Nabakov
Nabakov
15 years ago

Even though I think Yobbo is a bit of a pissant bully in many ways, I’m right with him on this point.

Can you see any real difference between L. Ron Hubbard, the Pope, the Rev Moon and Osama Bin Laden? Beyond the different degrees of time and money they always seem to be demanding from their herd?

Basically all them, and everyone else who tries to pull such scams, are claiming an invisable superhero from outer space gave them the right to dispose of your cash, mind, body and soul as they see fit.

Fuck that!

Econoclast
Econoclast
15 years ago

There’s a fair degree of simplification in the argument that they’re all similar, you must admit. And I’d suggest in making that degree of simplification, you’ve lost some of the finer points. True, the very nature of religion permits it’s misuse by those seeking to control others. But that really is a minor point about religion. Perhaps the fact that so much of the world uses religion added together with this sort of simplification, fits in with a pessimistic views about humans and society (so for some of us its an easy conclusion to make). But to me, the fact that religion is so wide spread suggests lumping all religions together on the basis that they are a way to control people, is likely to be a simplification that would probably cause you to lose sight of a few things.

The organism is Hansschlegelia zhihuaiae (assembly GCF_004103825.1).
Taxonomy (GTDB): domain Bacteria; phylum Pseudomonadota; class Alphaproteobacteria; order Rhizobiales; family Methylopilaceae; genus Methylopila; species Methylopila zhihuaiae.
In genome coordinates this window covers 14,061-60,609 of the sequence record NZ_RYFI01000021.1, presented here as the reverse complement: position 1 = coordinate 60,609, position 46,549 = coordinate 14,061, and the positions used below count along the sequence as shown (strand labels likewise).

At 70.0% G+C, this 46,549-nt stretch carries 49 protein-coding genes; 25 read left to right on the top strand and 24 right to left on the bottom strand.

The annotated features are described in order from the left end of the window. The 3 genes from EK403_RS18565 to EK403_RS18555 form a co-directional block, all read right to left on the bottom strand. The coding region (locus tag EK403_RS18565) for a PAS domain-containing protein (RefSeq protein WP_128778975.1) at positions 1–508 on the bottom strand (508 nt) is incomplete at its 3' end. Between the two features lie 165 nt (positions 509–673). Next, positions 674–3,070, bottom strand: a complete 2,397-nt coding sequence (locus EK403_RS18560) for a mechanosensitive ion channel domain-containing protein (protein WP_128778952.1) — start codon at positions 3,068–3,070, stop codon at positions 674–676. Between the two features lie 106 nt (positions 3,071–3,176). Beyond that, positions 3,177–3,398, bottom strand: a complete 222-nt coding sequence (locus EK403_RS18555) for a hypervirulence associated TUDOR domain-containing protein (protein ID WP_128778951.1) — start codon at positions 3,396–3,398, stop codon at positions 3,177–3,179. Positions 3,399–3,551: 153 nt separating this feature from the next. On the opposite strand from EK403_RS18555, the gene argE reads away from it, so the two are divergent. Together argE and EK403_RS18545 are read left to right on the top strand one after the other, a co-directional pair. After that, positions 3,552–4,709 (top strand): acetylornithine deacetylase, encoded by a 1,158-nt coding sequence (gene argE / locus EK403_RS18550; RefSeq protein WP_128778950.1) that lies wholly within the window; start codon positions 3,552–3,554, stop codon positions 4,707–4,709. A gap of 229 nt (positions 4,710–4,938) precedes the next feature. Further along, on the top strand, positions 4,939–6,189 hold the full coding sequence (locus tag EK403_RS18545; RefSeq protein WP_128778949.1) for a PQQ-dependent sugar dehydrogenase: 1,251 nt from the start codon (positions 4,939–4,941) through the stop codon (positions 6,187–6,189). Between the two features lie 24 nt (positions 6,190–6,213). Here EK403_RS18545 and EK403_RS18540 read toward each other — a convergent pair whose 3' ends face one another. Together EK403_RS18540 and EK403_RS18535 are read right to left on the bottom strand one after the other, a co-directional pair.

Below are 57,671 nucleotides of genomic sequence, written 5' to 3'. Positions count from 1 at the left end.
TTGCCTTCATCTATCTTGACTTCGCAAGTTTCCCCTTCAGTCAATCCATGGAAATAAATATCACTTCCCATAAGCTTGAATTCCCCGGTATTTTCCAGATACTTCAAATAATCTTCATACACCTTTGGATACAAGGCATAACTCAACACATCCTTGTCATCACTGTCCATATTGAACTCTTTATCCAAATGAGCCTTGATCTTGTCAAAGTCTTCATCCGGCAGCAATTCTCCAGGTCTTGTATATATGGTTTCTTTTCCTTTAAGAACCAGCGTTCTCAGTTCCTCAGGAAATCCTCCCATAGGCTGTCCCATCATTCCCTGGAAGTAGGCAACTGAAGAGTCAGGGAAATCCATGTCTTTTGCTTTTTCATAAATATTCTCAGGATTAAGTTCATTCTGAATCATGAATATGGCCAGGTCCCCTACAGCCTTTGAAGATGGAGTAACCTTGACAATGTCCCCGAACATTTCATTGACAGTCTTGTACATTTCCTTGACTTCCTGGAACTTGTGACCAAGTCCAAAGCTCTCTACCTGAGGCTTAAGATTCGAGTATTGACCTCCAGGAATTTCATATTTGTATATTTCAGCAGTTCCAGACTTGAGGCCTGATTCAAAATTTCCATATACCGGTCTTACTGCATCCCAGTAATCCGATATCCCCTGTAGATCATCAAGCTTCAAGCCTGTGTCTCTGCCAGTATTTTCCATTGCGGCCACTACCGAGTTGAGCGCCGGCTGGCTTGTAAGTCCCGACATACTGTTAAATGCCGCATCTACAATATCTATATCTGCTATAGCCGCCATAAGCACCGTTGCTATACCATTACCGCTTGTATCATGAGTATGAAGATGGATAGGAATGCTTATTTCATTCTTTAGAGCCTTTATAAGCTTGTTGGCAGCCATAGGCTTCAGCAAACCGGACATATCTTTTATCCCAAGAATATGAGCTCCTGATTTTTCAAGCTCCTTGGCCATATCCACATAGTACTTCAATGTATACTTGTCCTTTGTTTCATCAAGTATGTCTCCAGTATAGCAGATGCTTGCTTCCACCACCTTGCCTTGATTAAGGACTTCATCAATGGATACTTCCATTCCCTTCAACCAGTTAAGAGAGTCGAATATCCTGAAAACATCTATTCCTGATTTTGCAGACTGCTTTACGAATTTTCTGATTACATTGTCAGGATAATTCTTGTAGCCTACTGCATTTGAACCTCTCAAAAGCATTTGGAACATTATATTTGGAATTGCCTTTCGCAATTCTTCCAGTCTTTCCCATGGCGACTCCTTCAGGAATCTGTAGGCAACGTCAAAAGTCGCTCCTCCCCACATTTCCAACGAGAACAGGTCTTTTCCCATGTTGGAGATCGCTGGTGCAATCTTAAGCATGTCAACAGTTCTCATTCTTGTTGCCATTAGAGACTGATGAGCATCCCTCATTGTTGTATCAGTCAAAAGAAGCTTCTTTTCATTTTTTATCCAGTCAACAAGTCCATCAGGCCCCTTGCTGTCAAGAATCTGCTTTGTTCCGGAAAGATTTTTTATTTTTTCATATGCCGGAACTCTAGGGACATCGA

I don’t think Scientology is like the other religions. I think Scientology is an inevitable progression – more or less the fast food restaurant of religion – ‘new and improved.’ One aspect seperating it from most other religions is that it keeps it’s secrets rather closely, not for reasons of taboo or any other factors that seem to fit with the overall philosophy. The other religions are more open to scrutiny – people thinking about going into them generally have nothing kept from them until after they commit to join. As I understand it, this is very different in the case of Scientology. Now maybe that is part of their philosophy and fits within a timetable for gaining alot of self improvement. But it does look like a bit of argy bargy that other religions don’t tend to get involved with as much.

Craig Malam
Craig Malam
15 years ago